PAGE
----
Valeria Carmen Peviani, PhD


After having achieved a summa con laude Master Degree in Cognitive Psychology in 2015 at the University of Pavia, Italy, Valeria Peviani completed a Ph.D program in “Psychology, Neuroscience and Medical Statistics”. She conducted her Ph.D between the University of Pavia, Niguarda Hospital (Milan, Italy) and the Department of Neuroscience of the Max Planck Institute for Empirical Aesthetics in Frankfurt am Main, Germany, where she is now a postdoctoral researcher. During the three-year Ph.D program, she gained significant experience in both neuropsychology and cognitive neuroscience research, while working with both clinical and healthy populations. Her research is mainly focused on body and space perception. In particular, she investigated metric biases in body representation, how they relate to motor planning and execution, as well as to perception of objects in the environment, using a range of experimental techniques, including psychophysics, TMS and stereo-EEG.

She currently teaches courses on clinical and research tools in neuropsychology, as part of the Bachelor program in Psychology at the University of Pavia, and of the Master program in Psychology, Neuroscience and Human Sciences jointly offered by the University of Pavia and the IUSS University. 



10/2016- 10/2019

PhD student in Psychology, Neuroscience and Medical Statistics, XXXII cycle (Supervisor: Professor Gabriella Bottini) 
Brain and Behavioural Sciences Department – University of Pavia 

09/2015- 09/2016Post-graduate internship at the Cognitive Neuropsychology Center, ASST Grande Ospedale Metropolitano Niguarda, Milan 

2013 - 2015 

Master Degree in Psychology 110/110 cum laude Brain and Behavioural Sciences Department – Università degli studi di Pavia - IT
,  Neuropsychology and Cognitive Neuroscience Curriculum 

2010 - 2013

Bachelor Degree in Psychology 110/110 cum laude Brain and Behavioural Sciences Department – Università degli studi di Pavia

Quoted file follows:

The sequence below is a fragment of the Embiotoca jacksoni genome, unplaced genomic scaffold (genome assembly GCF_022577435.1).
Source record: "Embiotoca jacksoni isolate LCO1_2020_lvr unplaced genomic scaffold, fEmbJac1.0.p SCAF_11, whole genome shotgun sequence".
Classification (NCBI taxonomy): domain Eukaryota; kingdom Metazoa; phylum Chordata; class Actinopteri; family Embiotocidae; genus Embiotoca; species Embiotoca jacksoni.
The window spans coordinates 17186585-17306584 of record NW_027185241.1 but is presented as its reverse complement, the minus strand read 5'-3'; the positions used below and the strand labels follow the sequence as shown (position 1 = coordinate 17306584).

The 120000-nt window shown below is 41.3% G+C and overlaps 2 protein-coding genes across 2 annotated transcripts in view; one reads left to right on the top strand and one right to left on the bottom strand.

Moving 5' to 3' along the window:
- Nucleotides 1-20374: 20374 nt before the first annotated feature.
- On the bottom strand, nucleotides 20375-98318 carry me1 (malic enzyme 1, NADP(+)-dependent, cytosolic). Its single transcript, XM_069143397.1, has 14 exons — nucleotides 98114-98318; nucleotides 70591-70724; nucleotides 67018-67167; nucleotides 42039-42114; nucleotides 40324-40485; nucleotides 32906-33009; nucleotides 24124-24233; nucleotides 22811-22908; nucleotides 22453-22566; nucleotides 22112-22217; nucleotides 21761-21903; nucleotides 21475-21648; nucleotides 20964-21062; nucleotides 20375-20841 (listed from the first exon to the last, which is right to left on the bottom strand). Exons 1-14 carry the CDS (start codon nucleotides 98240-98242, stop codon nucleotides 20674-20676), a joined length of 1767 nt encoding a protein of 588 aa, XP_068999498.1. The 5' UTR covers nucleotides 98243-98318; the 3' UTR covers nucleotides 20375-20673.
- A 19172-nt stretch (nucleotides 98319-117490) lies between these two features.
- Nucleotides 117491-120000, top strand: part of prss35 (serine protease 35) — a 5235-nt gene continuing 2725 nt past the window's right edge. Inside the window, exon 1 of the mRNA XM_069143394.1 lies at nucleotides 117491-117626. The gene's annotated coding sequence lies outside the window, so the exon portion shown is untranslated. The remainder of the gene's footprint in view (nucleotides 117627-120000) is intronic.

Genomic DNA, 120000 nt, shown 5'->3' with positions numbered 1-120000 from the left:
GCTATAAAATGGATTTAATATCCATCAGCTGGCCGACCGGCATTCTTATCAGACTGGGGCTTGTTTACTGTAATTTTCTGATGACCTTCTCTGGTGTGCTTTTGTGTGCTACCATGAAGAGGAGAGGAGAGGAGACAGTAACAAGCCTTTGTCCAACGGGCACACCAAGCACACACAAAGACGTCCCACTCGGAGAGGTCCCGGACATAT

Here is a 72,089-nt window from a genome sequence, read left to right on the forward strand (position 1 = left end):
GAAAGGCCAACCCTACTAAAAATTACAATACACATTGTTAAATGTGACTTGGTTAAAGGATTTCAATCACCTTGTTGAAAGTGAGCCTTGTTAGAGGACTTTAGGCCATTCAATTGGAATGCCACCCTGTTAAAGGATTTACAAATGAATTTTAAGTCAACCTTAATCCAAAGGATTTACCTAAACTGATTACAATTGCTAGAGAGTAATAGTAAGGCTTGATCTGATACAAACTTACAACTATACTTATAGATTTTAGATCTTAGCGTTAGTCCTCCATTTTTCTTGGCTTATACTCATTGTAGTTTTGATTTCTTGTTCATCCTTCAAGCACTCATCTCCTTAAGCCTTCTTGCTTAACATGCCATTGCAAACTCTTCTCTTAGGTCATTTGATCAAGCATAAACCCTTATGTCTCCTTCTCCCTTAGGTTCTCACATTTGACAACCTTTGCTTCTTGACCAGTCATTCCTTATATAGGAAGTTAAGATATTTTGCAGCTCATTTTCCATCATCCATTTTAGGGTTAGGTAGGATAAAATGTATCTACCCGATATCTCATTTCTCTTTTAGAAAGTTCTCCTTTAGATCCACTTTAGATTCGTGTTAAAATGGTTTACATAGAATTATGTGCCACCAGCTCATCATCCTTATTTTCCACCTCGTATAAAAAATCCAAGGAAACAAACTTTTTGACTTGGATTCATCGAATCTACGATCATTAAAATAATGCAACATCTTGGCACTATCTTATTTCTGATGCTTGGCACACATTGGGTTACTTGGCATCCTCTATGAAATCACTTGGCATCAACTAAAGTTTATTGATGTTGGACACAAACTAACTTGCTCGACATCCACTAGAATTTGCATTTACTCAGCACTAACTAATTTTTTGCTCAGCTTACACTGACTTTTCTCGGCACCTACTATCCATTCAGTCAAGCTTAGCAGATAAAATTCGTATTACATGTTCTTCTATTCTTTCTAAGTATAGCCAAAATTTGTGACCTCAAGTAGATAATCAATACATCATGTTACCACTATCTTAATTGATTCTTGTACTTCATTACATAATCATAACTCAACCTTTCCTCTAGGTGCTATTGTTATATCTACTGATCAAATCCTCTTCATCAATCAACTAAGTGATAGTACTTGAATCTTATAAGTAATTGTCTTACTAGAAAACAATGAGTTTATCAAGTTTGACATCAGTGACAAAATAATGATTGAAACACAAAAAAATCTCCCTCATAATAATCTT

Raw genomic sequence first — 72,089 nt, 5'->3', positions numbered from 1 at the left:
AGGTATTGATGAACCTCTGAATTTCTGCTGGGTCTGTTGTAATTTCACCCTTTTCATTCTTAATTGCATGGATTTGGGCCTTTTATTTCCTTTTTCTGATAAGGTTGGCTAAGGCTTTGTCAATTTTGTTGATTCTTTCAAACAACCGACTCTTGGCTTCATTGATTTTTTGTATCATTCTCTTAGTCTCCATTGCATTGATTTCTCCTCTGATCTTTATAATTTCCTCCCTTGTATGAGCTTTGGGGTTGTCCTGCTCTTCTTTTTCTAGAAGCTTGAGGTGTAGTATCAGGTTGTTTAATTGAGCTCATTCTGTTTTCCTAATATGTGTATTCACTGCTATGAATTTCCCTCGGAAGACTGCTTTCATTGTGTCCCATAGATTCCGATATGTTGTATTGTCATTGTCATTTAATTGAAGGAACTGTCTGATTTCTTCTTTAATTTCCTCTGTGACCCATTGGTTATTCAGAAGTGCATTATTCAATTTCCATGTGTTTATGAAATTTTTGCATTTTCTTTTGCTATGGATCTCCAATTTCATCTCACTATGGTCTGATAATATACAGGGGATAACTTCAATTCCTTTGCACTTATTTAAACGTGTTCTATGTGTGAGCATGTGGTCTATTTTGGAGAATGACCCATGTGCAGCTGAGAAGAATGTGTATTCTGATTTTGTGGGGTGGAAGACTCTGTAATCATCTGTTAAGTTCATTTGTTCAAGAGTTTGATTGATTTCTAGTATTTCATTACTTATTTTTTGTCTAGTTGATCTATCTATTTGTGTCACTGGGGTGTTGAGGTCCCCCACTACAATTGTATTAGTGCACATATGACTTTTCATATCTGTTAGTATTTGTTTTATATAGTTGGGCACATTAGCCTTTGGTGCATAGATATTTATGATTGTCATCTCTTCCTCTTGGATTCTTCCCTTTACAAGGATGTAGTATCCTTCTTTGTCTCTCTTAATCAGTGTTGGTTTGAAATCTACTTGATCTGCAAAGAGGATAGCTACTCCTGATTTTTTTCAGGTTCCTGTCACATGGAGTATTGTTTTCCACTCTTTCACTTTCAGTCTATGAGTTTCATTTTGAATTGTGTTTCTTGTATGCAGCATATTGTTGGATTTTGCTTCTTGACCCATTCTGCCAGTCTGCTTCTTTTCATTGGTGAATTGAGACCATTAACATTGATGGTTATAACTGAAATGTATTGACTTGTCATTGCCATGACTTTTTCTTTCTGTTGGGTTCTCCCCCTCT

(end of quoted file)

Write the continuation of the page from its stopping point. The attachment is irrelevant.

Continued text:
11/2019- presentPostdoctoral researcher at at the Max Planck Institute for Empirical Aesthetics, Department of Neuroscience. Grünebugweg 14, 60322 Frankfurt am Main 
01/2018-10/2019Visiting researcher at the Max Planck Institute for Empirical Aesthetics, Department of Neuroscience. Grünebugweg 14, 60322 Frankfurt am Main 
2018 - presentLecturer at the University of Pavia and the University School for Advanced Studies (IUSS) for the Master program in “Psychology, Neuroscience and Human Sciences”: course in “Clinical Neuropsychology

2017 - present

Lecturer at the University of Pavia, Brain and Behavioural Sciences Department, for the Undergraduate Program in Psychology: “Neuropsychological assessment tools workshop

2016 - present

Guest lecturer at the University of Pavia, Brain and Behavioural Sciences Department, for Cognitive Rehabilitation and Clinical Neuropsychology courses. Teaching assistant for Statistics and Neuroscience courses, Brain and Behavioural Sciences Department (University of Pavia), funded by MIUR, Italian Ministery for Education, University and Research. Supervision of five MSc. Psychology students a two BSc Psychology students





Peviani, V., Melloni, L., & Bottini, G. (2019). Visual and somatosensory information contribute to distortions of the body model. Scientific Reports. DOI: 10.1038/s41598-019-49979-0